Not just predictable. Predicted..
Republicans in the Michigan Senate have a plan to fix the roads and they are going to raise $1.4 billion to git ‘er done. It’s going to happen by raising the gas tax, something I am 100% unequivocally totally completely entirely supportive of. That’ll raise about $700,000,000 by their reckoning.
So, where does the other $700,000,000 come from? By cutting existing programs:
Sen. Mike Kowall, the GOP floor leader, said an emerging plan calls for a 15-cent gas tax hike over three years to generate $700 million when fully implemented and earmarking $700 million in existing general revenue for road repairs.
Sounds innocuous but it’s that “$700 million in existing general revenue” bit that’s the kicker. I wish somebody had told us that they would slash and burn existing programs if Prop 1 hadn’t passed.
Anyway, that’s not all. If the state tax revenues outpace inflation, they’re going to start cutting the state income tax, too. Why? To “control the size of government”:
Senate Majority Leader Arlan Meekhof, R-West Olive, is proposing future reductions in the 4.25 percent income tax cut that would be depend on general state tax revenue growth exceeding inflation.
Meekhof wants to pair it with a 15-cent, three year increase in Michigan’s 19-cents-per-gallon tax increase as part of a plan to generate $700 million in additional revenue for repairing the state’s crumbling road and bridges.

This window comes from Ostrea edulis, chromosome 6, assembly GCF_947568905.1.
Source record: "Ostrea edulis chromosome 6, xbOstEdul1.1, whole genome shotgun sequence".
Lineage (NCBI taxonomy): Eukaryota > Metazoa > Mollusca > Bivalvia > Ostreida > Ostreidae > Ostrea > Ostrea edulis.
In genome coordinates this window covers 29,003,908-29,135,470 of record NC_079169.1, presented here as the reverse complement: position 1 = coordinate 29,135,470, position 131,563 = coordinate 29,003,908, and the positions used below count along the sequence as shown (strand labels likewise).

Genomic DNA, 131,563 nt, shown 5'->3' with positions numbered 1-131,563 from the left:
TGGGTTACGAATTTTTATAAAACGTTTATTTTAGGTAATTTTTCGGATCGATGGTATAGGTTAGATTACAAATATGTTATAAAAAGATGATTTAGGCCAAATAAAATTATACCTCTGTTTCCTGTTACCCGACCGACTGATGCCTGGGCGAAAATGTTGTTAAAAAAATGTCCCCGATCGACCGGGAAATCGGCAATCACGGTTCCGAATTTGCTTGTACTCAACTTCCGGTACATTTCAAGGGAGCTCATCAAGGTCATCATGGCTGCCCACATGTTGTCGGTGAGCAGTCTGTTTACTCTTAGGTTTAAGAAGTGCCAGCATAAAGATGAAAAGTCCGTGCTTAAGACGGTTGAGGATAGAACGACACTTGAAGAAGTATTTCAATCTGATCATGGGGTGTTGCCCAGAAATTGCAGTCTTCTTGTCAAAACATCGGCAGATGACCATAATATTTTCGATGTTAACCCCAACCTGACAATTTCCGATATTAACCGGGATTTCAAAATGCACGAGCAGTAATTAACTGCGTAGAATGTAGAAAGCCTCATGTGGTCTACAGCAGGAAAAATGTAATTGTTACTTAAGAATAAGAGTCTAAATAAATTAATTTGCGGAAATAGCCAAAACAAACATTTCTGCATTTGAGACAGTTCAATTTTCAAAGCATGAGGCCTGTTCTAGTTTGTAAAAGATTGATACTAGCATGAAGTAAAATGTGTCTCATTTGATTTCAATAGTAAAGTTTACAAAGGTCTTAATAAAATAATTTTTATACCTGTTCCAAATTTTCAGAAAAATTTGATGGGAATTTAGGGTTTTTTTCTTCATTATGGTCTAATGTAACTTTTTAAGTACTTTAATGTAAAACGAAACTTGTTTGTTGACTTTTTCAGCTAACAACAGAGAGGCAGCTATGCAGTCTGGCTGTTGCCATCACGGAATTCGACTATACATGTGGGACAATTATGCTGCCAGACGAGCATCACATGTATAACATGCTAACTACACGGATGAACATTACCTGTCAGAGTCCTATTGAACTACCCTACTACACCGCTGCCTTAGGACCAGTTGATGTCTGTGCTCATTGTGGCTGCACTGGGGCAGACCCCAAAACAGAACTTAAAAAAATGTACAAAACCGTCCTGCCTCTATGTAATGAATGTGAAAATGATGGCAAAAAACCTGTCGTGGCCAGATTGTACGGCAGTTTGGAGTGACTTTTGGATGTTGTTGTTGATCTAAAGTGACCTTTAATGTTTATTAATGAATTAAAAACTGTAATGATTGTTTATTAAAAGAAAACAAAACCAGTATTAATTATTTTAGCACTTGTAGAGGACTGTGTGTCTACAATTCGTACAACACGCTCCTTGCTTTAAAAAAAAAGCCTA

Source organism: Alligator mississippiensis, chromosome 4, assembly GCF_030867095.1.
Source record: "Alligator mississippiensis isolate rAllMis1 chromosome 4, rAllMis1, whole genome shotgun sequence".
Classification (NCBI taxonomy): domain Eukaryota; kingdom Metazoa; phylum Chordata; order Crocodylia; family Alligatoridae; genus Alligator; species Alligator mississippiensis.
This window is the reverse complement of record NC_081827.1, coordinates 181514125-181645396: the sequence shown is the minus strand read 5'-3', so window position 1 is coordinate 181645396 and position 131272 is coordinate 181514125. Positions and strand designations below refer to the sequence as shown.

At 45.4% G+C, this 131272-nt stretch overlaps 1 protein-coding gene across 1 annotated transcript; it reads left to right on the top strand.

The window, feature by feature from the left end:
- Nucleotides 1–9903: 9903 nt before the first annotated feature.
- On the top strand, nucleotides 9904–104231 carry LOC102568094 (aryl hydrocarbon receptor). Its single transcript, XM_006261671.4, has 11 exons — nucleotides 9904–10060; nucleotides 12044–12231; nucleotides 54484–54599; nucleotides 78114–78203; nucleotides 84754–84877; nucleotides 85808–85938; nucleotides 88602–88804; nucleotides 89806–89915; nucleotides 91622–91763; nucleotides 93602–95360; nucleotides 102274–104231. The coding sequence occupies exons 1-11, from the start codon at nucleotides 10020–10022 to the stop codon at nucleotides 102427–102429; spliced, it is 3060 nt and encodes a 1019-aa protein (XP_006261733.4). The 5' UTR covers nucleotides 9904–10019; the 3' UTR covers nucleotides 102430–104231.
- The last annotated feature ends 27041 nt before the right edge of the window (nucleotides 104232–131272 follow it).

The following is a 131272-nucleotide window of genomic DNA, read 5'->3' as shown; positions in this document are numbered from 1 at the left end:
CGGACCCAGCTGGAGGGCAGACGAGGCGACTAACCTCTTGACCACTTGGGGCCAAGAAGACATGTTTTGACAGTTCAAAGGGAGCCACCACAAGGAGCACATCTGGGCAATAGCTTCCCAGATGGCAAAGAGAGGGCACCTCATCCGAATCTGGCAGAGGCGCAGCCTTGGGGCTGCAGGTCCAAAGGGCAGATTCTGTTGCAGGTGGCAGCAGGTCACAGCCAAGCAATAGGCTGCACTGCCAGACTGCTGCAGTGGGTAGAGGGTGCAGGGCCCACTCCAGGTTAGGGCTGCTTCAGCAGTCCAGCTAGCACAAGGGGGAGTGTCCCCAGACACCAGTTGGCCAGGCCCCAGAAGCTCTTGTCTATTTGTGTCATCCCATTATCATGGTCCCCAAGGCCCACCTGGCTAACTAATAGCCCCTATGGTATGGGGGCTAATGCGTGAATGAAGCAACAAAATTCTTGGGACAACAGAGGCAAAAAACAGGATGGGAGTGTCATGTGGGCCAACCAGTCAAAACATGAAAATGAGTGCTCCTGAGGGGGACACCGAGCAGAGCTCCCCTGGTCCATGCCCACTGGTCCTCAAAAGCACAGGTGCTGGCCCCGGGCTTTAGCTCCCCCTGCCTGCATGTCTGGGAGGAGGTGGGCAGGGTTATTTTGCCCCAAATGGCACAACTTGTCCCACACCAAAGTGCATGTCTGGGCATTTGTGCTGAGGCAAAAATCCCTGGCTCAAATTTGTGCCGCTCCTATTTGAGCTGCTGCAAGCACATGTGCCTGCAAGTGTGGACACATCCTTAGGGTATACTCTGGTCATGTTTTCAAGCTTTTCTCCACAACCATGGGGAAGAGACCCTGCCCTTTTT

“If we have an opportunity to control the size and scope of government, then we’re going to get that as well,” Meekhof said Tuesday. “It’s good public policy.”
See, they aren’t just tightening the belt in lean times. They want to be sure that the lean times are here to stay. Luxuries like well-funded public schools and robust investment in infrastructure and protection of the air we breathe and the water we drink and ensuring the social safety net is there for our citizens are all just too damned expensive. If Republicans have their way, our state budget won’t be a belt that can be loosened or tightened as needed. It’ll be a steel band forever set in place.
Or what they like to call “good public policy”.
While I love the Democrats’ idea of a graduated income tax in Michigan, it’s just one more great idea that will die in the state legislature, strangled in its crib by callous, discompassionate Republicans who want to eliminate any tax they can’t siphon off into the bank accounts of their corporate benefactors.
We sure taught them a lesson by shooting down Prop 1, eh?
And, of course, all this forced-austerity will be voted on, signed into law, and implemented well before the 2016 election so that they are no longer on the minds of most voters who are more interested in the current shiny thing in the news than in the policies and voting records of the people they are voting for.
You have to give Republicans credit. They have an impeccable sense of political timing. One needs to look no farther than our state to know that.